Show commenting policy
TribLive commenting policy
You are solely responsible for your comments and by using TribLive.com you agree to our Terms of Service.
We moderate comments. Our goal is to provide substantive commentary for a general readership. By screening submissions, we provide a space where readers can share intelligent and informed commentary that enhances the quality of our news and information.
While most comments will be posted if they are on-topic and not abusive, moderating decisions are subjective. We will make them as carefully and consistently as we can. Because of the volume of reader comments, we cannot review individual moderation decisions with readers.
We value thoughtful comments representing a range of views that make their point quickly and politely. We make an effort to protect discussions from repeated comments either by the same reader or different readers.
We follow the same standards for taste as the daily newspaper. A few things we won't tolerate: personal attacks, obscenity, vulgarity, profanity (including expletives and letters followed by dashes), commercial promotion, impersonations, incoherence, proselytizing and SHOUTING. Don't include URLs to Web sites.
We do not edit comments. They are either approved or deleted. We reserve the right to edit a comment that is quoted or excerpted in an article. In this case, we may fix spelling and punctuation.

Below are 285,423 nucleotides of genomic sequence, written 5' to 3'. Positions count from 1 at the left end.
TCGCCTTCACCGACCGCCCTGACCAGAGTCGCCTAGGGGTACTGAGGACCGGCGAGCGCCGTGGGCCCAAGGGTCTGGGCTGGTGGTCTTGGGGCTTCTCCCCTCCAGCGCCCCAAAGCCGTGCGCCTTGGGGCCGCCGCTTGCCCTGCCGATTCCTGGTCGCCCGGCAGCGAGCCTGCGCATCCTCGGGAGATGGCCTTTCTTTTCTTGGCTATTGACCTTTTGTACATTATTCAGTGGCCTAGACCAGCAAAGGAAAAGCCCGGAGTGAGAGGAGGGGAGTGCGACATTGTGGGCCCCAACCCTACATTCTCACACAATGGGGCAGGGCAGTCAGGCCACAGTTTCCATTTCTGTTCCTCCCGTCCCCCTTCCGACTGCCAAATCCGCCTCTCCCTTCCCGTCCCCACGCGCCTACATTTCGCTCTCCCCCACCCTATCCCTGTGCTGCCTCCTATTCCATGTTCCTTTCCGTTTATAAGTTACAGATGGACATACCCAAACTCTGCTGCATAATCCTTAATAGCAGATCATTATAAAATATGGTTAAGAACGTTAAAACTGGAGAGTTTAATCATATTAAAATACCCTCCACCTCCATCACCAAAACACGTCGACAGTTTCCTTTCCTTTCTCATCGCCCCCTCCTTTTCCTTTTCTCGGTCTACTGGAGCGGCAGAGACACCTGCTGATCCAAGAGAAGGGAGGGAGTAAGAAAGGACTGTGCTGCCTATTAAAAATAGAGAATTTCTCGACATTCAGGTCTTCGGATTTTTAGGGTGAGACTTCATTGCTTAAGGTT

We welcome strong opinions and criticism of our work, but we don't want comments to become bogged down with discussions of our policies and we will moderate accordingly.
We appreciate it when readers and people quoted in articles or blog posts point out errors of fact or emphasis and will investigate all assertions. But these suggestions should be sent via e-mail. To avoid distracting other readers, we won't publish comments that suggest a correction. Instead, corrections will be made in a blog post or in an article.
- Syrian border town emerges as pivot point in Islamic State fight
- Experience ‘Faces and Voices’
- Penn State succumbs to No. 13 Ohio State in double overtime
- Pirates must weigh risk, reward in attempt to sign Martin
- Penguins rebound with shutout of Predators
- Pa. Supreme Court in ‘sad state’ as scandals tarnish reputation
- Penguins’ Crosby OK with Neal comments about trade
- CDC’s misinformation spreads faster than Ebola virus
- Starkey: Chryst missed his only shot
- Steelers notebook: Ex-Steeler Sanders living up to his word
- Pittsburgh Mills mall stability questioned